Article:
Wednesday, December 14, 2011

December: #2

It’s still December.  December 14.  I was thinking today about one year ago.  One year ago, we were preparing for Christmas.  Marge, my mother in law, was at the nursing home. She had a tough year.  For the entire year, she had been in and out of the hospital and nursing home. She had MS.  Had been diagnosed with it in the early 80s.  She lived basically symptom free for years.  Then, in 1996, she had an attack and the disease began to progress.

She started going to the Mayo Clinic and started a series of different treatments.  One thing led to another, she switched neurologists, and saw different doctors…. and for whatever reason, she opted to stop treatment of her MS.  Sometimes she would say that she wanted to believe that God would heal her.  Other times, she tried alternative treatments, homeopathy.  And as many times as I tried to convince her to pursue aggressive treatment for the disease, I have to respect the fact that she made the decisions that she wanted to make regarding her health.

Several years passed.  A few years ago, she was diagnosed with Lyme Disease.  And she felt that she had been misdiagnosed of MS in the early 80’s and again at Mayo Clinic in the late 90’s.  She aggressively pursued the Lyme treatment.  I think that she had found hope.  She never really wanted to have a debilitating disease.  She never wanted to hear the news that MS is progressive and doesn’t ever go away.  Lyme Disease was treatable, and would be gone forever.  So, she found a Lyme specialist and pursued it with great fervor.

In December of last year…about this time… her family doctor was very concerned for her health.  He was working on convincing her to pursue a visit to a neurologist friend of his in Des Moines.  This was someone he felt would benefit her greatly with her MS treatment.  Her Lyme doctor had prescribed so many antibiotics and she had been repeatedly been admitted and readmitted to the hospital for UTI’s and bladder infections.  Because of the overuse of antibiotics, her body was developing immunities to antibiotics.  Very quickly, the doctors were running out of antibiotics to fight infection of any kind.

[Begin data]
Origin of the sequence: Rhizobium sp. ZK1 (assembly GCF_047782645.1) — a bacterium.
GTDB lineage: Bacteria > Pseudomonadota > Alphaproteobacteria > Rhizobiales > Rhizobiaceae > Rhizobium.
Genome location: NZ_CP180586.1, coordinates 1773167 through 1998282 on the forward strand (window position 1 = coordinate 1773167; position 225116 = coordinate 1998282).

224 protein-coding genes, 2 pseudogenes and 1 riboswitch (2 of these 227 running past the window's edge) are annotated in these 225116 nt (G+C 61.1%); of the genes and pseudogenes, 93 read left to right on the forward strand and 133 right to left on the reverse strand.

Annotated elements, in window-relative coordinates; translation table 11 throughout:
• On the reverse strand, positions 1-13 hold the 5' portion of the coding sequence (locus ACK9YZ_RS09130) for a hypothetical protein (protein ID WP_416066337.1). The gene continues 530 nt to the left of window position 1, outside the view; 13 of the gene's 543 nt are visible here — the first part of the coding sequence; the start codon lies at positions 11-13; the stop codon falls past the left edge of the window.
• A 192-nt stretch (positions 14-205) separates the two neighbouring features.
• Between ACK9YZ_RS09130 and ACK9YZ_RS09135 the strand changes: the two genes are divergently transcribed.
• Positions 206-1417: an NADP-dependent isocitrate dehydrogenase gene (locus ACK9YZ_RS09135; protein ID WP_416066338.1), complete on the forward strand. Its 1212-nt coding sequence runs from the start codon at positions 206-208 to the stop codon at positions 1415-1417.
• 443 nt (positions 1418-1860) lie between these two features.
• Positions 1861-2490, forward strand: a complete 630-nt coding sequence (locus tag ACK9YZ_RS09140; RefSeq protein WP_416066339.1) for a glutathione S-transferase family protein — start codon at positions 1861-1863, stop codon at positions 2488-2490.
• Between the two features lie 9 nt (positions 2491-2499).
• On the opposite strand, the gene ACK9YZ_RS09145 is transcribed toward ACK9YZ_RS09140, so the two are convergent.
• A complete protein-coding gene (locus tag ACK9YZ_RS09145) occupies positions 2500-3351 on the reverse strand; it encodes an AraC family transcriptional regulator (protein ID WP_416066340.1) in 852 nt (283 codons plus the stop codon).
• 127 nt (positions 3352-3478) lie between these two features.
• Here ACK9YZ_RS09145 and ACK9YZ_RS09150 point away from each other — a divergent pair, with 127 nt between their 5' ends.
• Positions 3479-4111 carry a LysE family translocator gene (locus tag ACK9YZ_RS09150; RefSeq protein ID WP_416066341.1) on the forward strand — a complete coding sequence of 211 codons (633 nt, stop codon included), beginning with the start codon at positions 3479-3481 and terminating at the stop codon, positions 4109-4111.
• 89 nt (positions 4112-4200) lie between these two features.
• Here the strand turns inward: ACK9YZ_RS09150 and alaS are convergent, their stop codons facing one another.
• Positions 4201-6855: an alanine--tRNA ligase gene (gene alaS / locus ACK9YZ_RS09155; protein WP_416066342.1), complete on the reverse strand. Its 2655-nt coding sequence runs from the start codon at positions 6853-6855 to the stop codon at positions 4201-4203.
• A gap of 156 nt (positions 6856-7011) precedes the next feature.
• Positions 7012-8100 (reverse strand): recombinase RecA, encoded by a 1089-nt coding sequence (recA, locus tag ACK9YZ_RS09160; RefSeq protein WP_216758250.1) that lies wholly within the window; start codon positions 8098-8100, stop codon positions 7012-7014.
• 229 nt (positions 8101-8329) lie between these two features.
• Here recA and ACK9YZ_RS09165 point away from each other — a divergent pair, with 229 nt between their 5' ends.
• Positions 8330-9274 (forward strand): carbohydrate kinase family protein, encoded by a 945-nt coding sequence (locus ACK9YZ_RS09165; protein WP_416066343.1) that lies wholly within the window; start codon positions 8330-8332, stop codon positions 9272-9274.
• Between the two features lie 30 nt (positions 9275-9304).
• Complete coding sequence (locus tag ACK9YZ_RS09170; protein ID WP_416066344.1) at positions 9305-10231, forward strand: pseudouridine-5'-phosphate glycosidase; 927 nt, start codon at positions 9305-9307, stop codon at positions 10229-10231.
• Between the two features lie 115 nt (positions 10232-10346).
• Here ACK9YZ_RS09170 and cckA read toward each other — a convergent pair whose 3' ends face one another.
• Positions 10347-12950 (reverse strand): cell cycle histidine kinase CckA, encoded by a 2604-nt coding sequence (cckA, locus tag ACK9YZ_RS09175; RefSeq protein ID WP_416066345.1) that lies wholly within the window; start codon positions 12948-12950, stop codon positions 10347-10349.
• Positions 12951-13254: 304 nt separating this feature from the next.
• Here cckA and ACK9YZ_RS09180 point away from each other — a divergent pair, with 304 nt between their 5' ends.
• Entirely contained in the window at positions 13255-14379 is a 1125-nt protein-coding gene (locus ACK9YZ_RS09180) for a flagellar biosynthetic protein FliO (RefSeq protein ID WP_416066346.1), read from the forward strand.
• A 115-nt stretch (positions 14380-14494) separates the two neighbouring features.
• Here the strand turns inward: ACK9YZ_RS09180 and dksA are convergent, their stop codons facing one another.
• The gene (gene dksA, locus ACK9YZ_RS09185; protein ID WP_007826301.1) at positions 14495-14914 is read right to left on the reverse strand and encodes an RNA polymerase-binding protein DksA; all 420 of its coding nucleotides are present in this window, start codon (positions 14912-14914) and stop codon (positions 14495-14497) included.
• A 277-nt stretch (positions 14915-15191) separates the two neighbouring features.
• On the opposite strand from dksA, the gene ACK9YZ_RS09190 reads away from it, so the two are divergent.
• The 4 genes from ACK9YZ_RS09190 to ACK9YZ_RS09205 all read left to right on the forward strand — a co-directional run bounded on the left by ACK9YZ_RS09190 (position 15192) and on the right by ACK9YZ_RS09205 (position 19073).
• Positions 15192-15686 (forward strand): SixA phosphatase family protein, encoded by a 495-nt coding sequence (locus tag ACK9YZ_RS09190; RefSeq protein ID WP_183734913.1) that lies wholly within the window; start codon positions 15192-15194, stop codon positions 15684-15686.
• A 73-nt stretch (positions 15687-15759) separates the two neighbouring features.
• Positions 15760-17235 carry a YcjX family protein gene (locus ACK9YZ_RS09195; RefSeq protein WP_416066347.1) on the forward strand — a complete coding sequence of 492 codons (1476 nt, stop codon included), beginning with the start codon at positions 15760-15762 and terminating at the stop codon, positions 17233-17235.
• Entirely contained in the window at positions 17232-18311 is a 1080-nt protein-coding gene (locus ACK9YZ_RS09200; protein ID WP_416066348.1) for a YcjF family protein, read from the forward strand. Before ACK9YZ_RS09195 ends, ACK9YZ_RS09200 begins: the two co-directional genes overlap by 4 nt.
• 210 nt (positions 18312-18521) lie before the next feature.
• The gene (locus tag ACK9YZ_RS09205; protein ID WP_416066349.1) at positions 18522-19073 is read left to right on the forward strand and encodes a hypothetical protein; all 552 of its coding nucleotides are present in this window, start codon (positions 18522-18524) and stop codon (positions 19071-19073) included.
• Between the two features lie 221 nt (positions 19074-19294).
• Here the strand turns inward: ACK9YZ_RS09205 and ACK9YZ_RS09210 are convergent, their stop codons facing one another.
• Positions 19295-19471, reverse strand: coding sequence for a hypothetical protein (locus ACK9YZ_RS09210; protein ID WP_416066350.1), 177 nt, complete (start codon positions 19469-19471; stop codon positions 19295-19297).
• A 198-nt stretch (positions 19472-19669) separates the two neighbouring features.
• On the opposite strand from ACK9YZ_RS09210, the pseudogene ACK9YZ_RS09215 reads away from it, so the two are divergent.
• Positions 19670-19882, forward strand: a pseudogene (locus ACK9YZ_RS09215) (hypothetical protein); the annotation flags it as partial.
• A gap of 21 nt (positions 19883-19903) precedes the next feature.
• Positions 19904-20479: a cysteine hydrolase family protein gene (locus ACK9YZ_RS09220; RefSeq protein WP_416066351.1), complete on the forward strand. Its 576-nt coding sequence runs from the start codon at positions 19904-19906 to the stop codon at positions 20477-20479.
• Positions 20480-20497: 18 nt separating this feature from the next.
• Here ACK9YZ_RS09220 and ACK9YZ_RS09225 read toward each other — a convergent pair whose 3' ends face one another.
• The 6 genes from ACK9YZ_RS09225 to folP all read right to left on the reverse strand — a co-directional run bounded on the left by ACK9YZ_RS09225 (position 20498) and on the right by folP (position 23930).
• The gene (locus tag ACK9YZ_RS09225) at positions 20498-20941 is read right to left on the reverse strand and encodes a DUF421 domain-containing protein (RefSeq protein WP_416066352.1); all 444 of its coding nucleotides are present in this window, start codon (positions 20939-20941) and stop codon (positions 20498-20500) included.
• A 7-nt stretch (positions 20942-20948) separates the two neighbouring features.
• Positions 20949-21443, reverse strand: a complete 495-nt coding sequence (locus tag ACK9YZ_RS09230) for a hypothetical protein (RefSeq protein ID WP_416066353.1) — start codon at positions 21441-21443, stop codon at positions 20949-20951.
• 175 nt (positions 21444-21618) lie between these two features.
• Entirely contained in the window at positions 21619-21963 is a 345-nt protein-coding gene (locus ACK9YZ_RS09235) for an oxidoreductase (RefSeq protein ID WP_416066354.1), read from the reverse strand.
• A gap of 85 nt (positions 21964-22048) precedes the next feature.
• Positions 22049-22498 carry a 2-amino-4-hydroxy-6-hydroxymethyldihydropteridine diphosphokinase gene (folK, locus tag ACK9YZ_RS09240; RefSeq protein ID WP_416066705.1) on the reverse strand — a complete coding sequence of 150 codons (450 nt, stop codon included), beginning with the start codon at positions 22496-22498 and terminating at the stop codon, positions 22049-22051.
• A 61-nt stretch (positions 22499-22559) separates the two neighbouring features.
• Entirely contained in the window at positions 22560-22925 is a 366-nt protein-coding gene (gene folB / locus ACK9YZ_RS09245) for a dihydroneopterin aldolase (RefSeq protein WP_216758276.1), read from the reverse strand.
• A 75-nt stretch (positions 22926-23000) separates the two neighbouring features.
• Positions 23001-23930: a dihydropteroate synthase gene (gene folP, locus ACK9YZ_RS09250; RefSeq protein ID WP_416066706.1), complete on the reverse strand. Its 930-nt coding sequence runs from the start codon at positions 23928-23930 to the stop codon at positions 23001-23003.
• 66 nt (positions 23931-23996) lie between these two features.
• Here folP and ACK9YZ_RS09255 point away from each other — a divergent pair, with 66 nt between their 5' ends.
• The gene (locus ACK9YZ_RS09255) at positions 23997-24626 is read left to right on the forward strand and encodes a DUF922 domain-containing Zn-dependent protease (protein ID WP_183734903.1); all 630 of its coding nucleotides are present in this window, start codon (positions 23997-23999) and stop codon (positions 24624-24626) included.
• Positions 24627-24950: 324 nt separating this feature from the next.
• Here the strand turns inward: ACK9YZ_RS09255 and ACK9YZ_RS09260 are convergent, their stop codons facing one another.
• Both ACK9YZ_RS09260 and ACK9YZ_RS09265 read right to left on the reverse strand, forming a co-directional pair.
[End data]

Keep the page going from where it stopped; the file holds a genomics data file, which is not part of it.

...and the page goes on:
Christmas was her favorite time of year.  I met Marge when I was 16 years old.  In the 27 years I had known her, she had always loved Christmas.  She loved giving… she loved baking… she loved decorating.  So, we planned a Christmas family gathering at the nursing home.  We reserved a room and made arrangements. 

Then, on Christmas Eve, the day before our big party…. Shawn’s dad (Marge’s husband), fell off a roof and broke his ankle. We spent Christmas Eve night and the wee hours of Christmas morning in the Emergency Room at the local hospital.  He stayed there that night.  So, thank God, we decided not to cancel our Christmas plans at the nursing home.  We brought in our food, our presents, and we hung out there all day long.  One of our girls was living in Trinidad last Christmas, so she Skyped the entire event with us.  It was definitely a different Christmas than all the other years together.

We didn’t know one year ago that it Christmas would be our last with Marge.  On June 1 of 2011, she went to be with the Lord. 

1 comment:

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hi tina! just read your post from 2011 and its lovely reading the content that you write, its very nice and kind of you to take out so much of time and enlighten us this way.